This is Part 3 of a 6 Part series on the text critical paper that I presented at the 2013 SBL Annual Meeting in Baltimore, MD. Here is Part 1 and Part 2. I focused on the textual tendencies of the Ancient Greek manuscript called P46 which is the oldest extant manuscript that we have of Paul’s letters. For more information upon this manuscript see The University of Michigan’s Library andThe Chester Beatty Library.
A COMPARISON OF SUMMARIES
At this point, I will now move forward to compare my summary with Fredrick G. Kenyon’s summary as illustrated in the editio princeps. To begin, here is a chart of his summary of P46 in 2 Corinthians:
Now while a quick glance at Kenyon’s chart would immediately seem to disregard the above study due to the fact that his suggests that the majority of other MSS agree with P46 50% of the time or more, 3 things must be noted about our differences in approach. First, Kenyon’s chart is almost wholly dependent upon Tischendorf’s critical apparatus, while mine is based upon the most recent scholarly apparati of the NA27 and the UBS4. Secondly, Kenyon does not include variants that are spelling differences, while I do. Thirdly, whereas he examines every variant from Tischendorf’s critical apparatus, I have researched most of the variants and the most significant variants from the NU apparati. Thus, due to our different approaches, one should expect at least some differences in our conclusions. Here is a chart that compares our different summaries:
Now the most obvious difference is that not one MS disagrees with P46 more often than not according to Kenyon, that is, none agree less than 50% of the time. In other words, all of the major MSS according to Kenyon agree with P46 50% of the time or higher. My primary contention with this is that Kenyon here does not show his work and did not later publish anything showing evidence for these numbers. One strength of my study is that I avoid this pitfall by providing all of my work in chart form in appendices which I will show at the end of this presentation.
Another very important and different conclusion that we come to is whether or not P46 tends to align with the Alexandrian text type. According to Kenyon, P46 has a strong affinity for the Alexandrian textual family. My study however shows that while P46 is somewhat less Western than Alexandrian, it more so has no affinity for any text type.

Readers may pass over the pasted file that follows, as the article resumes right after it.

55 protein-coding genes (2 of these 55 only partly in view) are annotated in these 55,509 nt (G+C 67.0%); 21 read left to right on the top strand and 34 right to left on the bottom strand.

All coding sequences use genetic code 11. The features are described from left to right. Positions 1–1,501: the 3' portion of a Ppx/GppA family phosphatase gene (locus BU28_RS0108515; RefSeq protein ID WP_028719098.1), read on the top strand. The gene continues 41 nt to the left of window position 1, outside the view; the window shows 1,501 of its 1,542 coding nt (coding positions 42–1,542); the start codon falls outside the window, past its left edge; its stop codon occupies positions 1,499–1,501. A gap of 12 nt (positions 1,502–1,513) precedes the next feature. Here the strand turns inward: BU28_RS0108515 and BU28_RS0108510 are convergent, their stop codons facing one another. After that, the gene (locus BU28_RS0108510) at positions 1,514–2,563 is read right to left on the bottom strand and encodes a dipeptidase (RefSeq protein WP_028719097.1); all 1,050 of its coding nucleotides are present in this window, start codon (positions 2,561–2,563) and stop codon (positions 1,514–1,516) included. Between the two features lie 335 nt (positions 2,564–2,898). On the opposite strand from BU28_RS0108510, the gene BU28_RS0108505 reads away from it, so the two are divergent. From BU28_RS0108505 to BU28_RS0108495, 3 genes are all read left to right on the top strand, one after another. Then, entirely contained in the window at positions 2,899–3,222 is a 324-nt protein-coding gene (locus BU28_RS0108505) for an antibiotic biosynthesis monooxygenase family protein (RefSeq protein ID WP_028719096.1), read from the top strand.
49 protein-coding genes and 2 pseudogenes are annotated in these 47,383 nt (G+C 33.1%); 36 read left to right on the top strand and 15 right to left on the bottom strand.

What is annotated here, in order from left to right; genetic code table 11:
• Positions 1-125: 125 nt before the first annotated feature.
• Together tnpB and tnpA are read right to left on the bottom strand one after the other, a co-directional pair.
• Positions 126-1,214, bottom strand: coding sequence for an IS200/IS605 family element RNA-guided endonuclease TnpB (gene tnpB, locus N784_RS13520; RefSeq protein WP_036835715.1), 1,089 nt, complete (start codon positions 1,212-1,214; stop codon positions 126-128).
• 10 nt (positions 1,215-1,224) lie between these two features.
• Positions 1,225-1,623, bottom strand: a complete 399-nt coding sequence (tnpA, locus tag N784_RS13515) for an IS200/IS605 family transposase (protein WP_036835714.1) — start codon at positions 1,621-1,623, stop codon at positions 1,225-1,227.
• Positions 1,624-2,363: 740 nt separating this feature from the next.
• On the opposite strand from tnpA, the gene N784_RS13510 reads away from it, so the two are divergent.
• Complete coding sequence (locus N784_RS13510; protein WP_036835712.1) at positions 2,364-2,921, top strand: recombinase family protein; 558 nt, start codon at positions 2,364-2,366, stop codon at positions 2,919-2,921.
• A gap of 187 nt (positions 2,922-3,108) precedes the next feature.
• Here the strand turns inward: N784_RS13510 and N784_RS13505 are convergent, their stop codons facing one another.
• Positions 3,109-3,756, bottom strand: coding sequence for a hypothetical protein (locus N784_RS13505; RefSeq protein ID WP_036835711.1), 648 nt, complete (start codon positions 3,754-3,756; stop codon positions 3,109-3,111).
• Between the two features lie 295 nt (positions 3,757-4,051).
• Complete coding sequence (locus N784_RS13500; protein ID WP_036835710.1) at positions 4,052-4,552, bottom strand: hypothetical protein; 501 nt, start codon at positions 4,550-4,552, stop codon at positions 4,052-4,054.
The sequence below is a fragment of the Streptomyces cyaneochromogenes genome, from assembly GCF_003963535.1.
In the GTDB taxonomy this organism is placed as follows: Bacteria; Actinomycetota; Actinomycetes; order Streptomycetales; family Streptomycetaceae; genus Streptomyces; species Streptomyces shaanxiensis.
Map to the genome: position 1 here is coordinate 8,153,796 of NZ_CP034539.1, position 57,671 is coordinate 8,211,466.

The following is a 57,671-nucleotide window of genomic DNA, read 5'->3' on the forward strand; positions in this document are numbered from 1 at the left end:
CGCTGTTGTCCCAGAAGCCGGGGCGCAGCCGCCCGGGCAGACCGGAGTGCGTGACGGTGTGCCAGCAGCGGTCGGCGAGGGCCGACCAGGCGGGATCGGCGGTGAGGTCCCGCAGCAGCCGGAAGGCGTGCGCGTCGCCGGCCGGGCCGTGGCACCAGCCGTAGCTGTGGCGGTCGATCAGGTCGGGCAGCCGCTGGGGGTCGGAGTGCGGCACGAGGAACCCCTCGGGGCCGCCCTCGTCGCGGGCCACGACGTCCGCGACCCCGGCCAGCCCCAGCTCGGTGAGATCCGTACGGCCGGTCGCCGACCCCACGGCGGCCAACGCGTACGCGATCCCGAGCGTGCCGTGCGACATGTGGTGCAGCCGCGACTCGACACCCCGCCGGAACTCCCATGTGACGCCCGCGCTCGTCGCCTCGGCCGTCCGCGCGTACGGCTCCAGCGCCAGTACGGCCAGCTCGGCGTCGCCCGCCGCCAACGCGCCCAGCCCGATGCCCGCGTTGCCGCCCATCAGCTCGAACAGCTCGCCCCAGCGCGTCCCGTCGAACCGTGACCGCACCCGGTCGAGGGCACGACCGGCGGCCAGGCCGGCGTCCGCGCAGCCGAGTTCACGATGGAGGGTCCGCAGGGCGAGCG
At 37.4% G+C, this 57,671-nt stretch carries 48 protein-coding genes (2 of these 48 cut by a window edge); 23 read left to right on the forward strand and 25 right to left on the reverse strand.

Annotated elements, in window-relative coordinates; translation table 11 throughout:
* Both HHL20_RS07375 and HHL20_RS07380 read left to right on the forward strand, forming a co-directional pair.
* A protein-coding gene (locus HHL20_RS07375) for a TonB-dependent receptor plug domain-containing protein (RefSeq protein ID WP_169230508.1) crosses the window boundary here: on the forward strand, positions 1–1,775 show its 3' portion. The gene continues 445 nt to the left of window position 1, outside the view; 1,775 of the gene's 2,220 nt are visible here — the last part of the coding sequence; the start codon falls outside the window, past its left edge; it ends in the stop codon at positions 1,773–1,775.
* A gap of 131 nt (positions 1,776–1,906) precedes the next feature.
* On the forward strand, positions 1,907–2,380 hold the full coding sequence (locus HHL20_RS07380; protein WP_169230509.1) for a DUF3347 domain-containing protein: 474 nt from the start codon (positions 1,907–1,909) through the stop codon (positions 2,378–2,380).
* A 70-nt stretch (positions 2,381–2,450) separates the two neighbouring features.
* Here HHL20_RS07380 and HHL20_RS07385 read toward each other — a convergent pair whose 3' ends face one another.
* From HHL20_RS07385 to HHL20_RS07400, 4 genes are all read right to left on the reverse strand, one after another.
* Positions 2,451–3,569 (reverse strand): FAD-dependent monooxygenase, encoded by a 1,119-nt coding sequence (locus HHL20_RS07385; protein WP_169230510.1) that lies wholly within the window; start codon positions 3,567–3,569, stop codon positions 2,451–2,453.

In addition, I think there are multiple problems with Kenyon’s approach. First and foremost, his is based upon old scholarship, namely, Tischendorf. My study however is based upon the most recent scholarship, namely, the NU critical apparati. Even though Tischendorf produced 8 magnificent texts and apparati of the Greek NT in his lifetime, he nonetheless did this work by himself. Likewise, Kenyon collated P46 to Tischendorf’s apparatus by himself. However, the NA27 and UBS4 which I am using have been organized by the top scholars in the field via a committee. This in my opinion indicates that I have worked with more superior and more accurate apparati than Kenyon.
Secondly, Kenyon draws from a smaller pool of MSS, that is, he only observes the major codices and the Majority text. I however incorporate those MSS with several miniscule MSS, multiple versions, and the church fathers.
Thirdly, to be fair, Kenyon observes more variants than I do here. While I have examined 219 total variants (139 variants + 80 singular readings), Kenyon looked at approximately 413 (ca. 326 variants + 87 singular readings), almost double the amount of mine. While this may bolster Kenyon’s study, a statistical principle must be noted: those working with statistics always use sample populations. Here, while Kenyon’s sample population is larger than mine, it is nonetheless still a sample population. Thus, the conclusion that Kenyon’s work is better because it observes a larger sample population is unwarranted. The most important criteria then I would suggest are the quality of apparati used and the breadth of MSS observed.
Overall, it seems that Kenyon and I come to different conclusions due to different approaches, different apparati, different breadths of MSS observed, and different number of observed variants, but I hope I have demonstrated how my present study outweighs Kenyon’s in these regards.